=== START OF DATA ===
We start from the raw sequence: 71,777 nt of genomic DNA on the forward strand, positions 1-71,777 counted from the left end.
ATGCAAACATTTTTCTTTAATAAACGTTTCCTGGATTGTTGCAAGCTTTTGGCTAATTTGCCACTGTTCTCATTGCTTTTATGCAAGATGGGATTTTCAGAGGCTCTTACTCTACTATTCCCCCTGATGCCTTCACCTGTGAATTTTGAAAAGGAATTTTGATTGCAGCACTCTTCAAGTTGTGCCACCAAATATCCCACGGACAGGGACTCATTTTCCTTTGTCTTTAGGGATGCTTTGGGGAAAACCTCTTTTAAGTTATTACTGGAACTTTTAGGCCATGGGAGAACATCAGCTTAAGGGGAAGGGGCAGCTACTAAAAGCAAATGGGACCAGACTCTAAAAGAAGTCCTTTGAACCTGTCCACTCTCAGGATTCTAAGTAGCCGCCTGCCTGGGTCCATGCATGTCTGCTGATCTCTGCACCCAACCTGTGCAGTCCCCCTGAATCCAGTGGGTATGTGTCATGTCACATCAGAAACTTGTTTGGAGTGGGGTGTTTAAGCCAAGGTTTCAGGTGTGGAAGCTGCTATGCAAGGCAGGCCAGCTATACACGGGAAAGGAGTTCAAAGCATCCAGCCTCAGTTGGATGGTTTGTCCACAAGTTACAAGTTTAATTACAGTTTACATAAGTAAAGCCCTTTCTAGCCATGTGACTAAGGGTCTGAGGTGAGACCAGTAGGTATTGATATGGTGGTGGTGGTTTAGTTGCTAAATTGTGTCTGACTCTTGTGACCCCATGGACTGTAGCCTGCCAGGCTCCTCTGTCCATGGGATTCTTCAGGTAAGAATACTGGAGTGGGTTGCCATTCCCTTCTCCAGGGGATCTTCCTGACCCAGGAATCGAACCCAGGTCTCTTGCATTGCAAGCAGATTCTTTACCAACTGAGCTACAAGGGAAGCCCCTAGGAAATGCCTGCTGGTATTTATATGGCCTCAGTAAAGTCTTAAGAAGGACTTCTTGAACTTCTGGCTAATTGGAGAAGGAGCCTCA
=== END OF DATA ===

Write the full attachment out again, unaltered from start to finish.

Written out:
We start from the raw sequence: 71,777 nt of genomic DNA on the forward strand, positions 1-71,777 counted from the left end.
ATGCAAACATTTTTCTTTAATAAACGTTTCCTGGATTGTTGCAAGCTTTTGGCTAATTTGCCACTGTTCTCATTGCTTTTATGCAAGATGGGATTTTCAGAGGCTCTTACTCTACTATTCCCCCTGATGCCTTCACCTGTGAATTTTGAAAAGGAATTTTGATTGCAGCACTCTTCAAGTTGTGCCACCAAATATCCCACGGACAGGGACTCATTTTCCTTTGTCTTTAGGGATGCTTTGGGGAAAACCTCTTTTAAGTTATTACTGGAACTTTTAGGCCATGGGAGAACATCAGCTTAAGGGGAAGGGGCAGCTACTAAAAGCAAATGGGACCAGACTCTAAAAGAAGTCCTTTGAACCTGTCCACTCTCAGGATTCTAAGTAGCCGCCTGCCTGGGTCCATGCATGTCTGCTGATCTCTGCACCCAACCTGTGCAGTCCCCCTGAATCCAGTGGGTATGTGTCATGTCACATCAGAAACTTGTTTGGAGTGGGGTGTTTAAGCCAAGGTTTCAGGTGTGGAAGCTGCTATGCAAGGCAGGCCAGCTATACACGGGAAAGGAGTTCAAAGCATCCAGCCTCAGTTGGATGGTTTGTCCACAAGTTACAAGTTTAATTACAGTTTACATAAGTAAAGCCCTTTCTAGCCATGTGACTAAGGGTCTGAGGTGAGACCAGTAGGTATTGATATGGTGGTGGTGGTTTAGTTGCTAAATTGTGTCTGACTCTTGTGACCCCATGGACTGTAGCCTGCCAGGCTCCTCTGTCCATGGGATTCTTCAGGTAAGAATACTGGAGTGGGTTGCCATTCCCTTCTCCAGGGGATCTTCCTGACCCAGGAATCGAACCCAGGTCTCTTGCATTGCAAGCAGATTCTTTACCAACTGAGCTACAAGGGAAGCCCCTAGGAAATGCCTGCTGGTATTTATATGGCCTCAGTAAAGTCTTAAGAAGGACTTCTTGAACTTCTGGCTAATTGGAGAAGGAGCCTCA